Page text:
Botulism symptoms include weakness, dizziness, double vision, trouble speaking or swallowing, difficulty in breathing, weakness of other muscles, abdominal distension and constipation.


Teen Sexual Abstinence Education Program Not Working, Report Says

It doesn't appear that teenagers are getting the message about sexual abstinence.

The Associated Press reports that the U.S. government-funded program, costing about $176 million annually to alert teenagers to the problems of sexual promiscuity, isn't getting the desired results.

Just as many teens who attended one of four abstinence classes surveyed were as likely to have sex as those who didn't attend the program, the wire service reports. The study was ordered by Congress to determine whether the sexual abstinence classes, begun in 1999, were making a difference.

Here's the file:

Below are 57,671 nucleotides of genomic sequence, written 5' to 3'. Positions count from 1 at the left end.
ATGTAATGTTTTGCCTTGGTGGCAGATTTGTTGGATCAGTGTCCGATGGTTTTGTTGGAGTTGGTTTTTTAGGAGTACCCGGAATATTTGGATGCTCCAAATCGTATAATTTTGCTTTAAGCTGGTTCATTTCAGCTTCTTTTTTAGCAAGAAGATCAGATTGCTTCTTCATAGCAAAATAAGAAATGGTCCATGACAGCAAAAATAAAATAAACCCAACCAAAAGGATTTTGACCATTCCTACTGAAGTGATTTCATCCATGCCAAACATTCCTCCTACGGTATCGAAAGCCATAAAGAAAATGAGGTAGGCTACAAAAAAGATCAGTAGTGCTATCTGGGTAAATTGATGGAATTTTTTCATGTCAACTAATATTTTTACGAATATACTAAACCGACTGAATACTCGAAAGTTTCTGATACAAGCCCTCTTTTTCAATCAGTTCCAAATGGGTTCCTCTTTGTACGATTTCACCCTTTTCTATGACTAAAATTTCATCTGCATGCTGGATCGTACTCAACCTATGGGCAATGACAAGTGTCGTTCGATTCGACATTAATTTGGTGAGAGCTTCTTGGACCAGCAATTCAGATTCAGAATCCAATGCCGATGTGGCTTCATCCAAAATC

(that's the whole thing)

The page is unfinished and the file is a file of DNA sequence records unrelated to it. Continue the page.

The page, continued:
The classes were designed to encourage teens to abstain from having sex until they got married. While acknowledging the report's accuracy, a Bush administration official also says that follow-up is needed to make the program effective.

"This report confirms that these interventions are not like vaccines," Harry Wilson, the commissioner of the Family and Youth Services Bureau at the Administration for Children and Families, is quoted as saying. "You can't expect one dose in middle school, or a small dose, to be protective all throughout the youth's high school career."


Court Won't Order FDA to Tighten Rules on Mercury Fillings

A U.S. federal appeals court unanimously ruled Friday that it can't compel the Food and Drug Administration to tighten rules on dental fillings that contain mercury, the Associated Press reported.

The U.S. Court of Appeals for the District of Columbia said that it has no jurisdiction to review the agency's handling of the issue.